UCLA administrators monitor students’ social media activity
A phone sits on a chair. A recent investigation by the Dallas Morning News uncovered that UCLA has contracted with Detect, formerly known as Social Sentinel, a service that allows universities to monitor social media content. (Christine Kao/Daily Bruin staff)
By Victoria Ke Li and Phoebe Brous
Oct. 9, 2022 10:55 p.m.
UCLA has been using a service to monitor social media posts since 2018 without significant public notice.
The university was one of at least 37 colleges and universities identified in a recent investigation by the Dallas Morning News into the use of Social Sentinel, a service schools can use to monitor students’ public social media accounts for potential threats to campus safety. The company’s conflicting statements about the intent of the service, as well as some schools’ employment of its artificial intelligence technology to surveil student protests, raised concerns from both students and experts.
Other universities who have purchased contracts with Social Sentinel – which was renamed Detect earlier this year after being acquired by another company – include the University of North Carolina at Chapel Hill and the University of Texas at Dallas. Emailed communications from 2016 between UCLA administrators, UCLA staff and UCPD suggest the service may have also been used at UC Davis.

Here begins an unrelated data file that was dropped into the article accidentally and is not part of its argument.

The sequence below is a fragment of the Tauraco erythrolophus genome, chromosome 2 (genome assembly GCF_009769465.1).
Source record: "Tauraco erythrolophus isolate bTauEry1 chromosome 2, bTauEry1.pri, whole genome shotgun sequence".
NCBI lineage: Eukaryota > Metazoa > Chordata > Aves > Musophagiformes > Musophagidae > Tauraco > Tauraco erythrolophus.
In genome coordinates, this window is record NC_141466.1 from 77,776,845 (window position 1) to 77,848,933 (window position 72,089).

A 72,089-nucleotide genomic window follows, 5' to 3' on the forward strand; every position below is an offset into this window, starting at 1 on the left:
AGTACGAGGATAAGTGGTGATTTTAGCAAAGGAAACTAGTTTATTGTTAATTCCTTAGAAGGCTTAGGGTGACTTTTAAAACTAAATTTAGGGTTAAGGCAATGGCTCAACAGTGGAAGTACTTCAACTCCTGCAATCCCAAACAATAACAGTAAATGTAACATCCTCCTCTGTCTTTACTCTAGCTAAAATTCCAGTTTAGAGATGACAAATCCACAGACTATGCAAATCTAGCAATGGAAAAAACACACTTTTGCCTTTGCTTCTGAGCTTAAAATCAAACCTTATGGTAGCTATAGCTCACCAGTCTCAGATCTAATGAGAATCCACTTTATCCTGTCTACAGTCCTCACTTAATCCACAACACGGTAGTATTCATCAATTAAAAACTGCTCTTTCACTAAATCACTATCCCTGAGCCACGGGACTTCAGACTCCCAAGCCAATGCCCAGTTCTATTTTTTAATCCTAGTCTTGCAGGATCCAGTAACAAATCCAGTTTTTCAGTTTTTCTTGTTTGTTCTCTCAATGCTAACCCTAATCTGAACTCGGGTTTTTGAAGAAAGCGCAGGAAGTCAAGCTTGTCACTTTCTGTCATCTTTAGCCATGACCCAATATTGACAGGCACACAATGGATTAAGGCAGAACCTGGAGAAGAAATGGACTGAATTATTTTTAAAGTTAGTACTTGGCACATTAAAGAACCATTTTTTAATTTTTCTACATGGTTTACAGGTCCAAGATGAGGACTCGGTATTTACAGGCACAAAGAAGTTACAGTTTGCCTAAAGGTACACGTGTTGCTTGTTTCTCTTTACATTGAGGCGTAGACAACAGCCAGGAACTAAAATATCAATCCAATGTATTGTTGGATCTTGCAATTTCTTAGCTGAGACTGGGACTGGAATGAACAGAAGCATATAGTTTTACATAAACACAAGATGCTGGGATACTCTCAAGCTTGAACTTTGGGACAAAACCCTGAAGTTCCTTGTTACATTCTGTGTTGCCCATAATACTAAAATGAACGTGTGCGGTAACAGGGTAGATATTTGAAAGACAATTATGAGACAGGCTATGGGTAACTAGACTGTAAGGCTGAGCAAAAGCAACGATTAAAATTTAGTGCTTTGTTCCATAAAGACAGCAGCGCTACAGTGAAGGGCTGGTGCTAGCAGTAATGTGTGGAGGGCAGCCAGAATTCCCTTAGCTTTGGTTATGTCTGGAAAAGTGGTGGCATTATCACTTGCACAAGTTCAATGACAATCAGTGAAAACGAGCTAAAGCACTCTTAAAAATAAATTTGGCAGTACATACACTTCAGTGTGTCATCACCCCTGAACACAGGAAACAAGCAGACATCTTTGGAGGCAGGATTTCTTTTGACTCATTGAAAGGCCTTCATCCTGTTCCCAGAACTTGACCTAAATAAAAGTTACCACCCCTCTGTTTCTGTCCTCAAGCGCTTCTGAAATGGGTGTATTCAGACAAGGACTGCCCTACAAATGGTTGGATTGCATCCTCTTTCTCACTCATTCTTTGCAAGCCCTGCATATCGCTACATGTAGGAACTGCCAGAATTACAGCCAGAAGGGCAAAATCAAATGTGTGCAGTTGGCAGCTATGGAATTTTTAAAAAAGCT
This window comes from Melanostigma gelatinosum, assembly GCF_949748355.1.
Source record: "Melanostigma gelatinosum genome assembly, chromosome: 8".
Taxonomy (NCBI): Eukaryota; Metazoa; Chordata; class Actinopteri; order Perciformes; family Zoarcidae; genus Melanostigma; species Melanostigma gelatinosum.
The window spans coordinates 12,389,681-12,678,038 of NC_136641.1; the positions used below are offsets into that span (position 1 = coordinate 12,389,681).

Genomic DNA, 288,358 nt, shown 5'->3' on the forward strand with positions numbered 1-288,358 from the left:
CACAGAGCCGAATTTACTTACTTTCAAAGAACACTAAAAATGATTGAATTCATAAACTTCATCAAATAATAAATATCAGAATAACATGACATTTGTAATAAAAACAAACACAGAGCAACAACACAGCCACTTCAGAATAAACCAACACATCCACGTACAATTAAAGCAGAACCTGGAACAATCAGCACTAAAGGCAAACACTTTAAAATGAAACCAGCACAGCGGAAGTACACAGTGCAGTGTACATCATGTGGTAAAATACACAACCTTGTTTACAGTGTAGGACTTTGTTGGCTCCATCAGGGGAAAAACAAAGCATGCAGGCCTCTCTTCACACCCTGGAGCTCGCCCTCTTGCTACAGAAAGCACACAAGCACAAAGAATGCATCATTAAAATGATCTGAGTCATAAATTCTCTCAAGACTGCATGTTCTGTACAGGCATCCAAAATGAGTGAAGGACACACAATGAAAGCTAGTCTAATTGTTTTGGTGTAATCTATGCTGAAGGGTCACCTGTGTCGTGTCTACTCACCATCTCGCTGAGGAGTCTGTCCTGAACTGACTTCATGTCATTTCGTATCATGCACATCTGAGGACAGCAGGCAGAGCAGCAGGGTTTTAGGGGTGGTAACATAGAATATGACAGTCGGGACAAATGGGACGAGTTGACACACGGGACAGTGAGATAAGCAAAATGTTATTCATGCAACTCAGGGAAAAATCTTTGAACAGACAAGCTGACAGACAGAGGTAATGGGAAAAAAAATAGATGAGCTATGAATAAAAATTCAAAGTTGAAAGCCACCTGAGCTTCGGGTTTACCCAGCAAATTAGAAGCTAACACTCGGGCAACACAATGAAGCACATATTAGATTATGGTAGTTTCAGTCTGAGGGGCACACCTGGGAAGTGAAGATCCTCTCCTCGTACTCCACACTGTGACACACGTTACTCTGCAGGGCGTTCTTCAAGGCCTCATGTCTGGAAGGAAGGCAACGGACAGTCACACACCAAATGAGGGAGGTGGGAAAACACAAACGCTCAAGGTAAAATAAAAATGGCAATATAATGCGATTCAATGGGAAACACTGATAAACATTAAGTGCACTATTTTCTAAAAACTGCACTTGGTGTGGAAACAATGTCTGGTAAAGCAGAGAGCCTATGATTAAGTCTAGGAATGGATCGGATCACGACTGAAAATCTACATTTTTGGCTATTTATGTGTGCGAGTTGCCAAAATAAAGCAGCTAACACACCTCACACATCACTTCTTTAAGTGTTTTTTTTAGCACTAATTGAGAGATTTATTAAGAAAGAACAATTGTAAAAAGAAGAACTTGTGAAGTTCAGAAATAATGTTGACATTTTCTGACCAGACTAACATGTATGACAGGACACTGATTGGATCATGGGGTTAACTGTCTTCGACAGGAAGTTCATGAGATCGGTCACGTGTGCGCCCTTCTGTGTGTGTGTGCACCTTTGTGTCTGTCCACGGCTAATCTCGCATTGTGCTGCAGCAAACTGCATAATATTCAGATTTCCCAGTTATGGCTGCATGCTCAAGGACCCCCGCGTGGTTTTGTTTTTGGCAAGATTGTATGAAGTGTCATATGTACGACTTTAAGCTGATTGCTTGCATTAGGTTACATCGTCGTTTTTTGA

UCLA spokesperson Bill Kisliuk said in an emailed statement that specialized teams are only notified if public posts from UCLA-affiliated accounts contain specific keywords that could indicate a risk of student harm or self-harm, such as those related to campus buildings. Detect flags content based on its library of more than 500,000 keywords or phrases, according to UCLA-specific marketing material obtained by the Dallas Morning News.
“Detect is not used to proactively monitor any social media account,” Kisliuk said in the statement.
Kisliuk added that UCLA has not publicly posted any information about its contract with Detect. This lack of public notice can deter individuals from exercising their right to free expression because they are afraid of being surveilled and the possible unintended consequences, said Courtney Radsch, a postdoctoral research fellow at the UCLA Institute for Technology, Law and Policy.
The service’s marketing and UCLA’s description of its use misrepresent whether it is targeted surveillance, particularly when it comes to determining who is university-affiliated and can be monitored, Radsch said.
“This discrepancy between what’s said publicly and what’s conveyed privately about the individual targeting uses of this technology are deeply disturbing,” Radsch said. “There’s a lack of transparency and a lack of accountability for what these surveillance technologies are being used for.”
Institutions of higher education must balance an individual’s First Amendment rights – including the right to free speech – with monitoring potentially threatening social media posts, said Alex Alben, a lecturer who teaches privacy, data and cybersecurity at the UCLA School of Law.